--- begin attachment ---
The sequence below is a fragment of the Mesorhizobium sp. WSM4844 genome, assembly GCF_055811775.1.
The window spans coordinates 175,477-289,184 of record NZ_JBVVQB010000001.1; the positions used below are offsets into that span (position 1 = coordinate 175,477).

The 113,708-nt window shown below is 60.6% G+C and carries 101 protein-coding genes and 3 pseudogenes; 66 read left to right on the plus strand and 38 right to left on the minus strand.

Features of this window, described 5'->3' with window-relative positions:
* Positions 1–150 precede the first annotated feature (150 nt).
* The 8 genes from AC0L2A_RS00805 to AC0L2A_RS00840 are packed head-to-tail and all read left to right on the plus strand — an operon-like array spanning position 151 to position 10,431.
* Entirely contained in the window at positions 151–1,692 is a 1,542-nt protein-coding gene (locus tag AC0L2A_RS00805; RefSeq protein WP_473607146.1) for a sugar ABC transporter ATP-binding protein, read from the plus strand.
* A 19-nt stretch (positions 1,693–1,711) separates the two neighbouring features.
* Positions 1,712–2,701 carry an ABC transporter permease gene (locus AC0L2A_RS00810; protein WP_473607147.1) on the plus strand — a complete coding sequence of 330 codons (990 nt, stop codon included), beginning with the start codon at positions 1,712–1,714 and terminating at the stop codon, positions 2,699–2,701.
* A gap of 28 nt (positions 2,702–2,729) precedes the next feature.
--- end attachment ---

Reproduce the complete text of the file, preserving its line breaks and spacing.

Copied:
The sequence below is a fragment of the Mesorhizobium sp. WSM4844 genome, assembly GCF_055811775.1.
The window spans coordinates 175,477-289,184 of record NZ_JBVVQB010000001.1; the positions used below are offsets into that span (position 1 = coordinate 175,477).

The 113,708-nt window shown below is 60.6% G+C and carries 101 protein-coding genes and 3 pseudogenes; 66 read left to right on the plus strand and 38 right to left on the minus strand.

Features of this window, described 5'->3' with window-relative positions:
* Positions 1–150 precede the first annotated feature (150 nt).
* The 8 genes from AC0L2A_RS00805 to AC0L2A_RS00840 are packed head-to-tail and all read left to right on the plus strand — an operon-like array spanning position 151 to position 10,431.
* Entirely contained in the window at positions 151–1,692 is a 1,542-nt protein-coding gene (locus tag AC0L2A_RS00805; RefSeq protein WP_473607146.1) for a sugar ABC transporter ATP-binding protein, read from the plus strand.
* A 19-nt stretch (positions 1,693–1,711) separates the two neighbouring features.
* Positions 1,712–2,701 carry an ABC transporter permease gene (locus AC0L2A_RS00810; protein WP_473607147.1) on the plus strand — a complete coding sequence of 330 codons (990 nt, stop codon included), beginning with the start codon at positions 1,712–1,714 and terminating at the stop codon, positions 2,699–2,701.
* A gap of 28 nt (positions 2,702–2,729) precedes the next feature.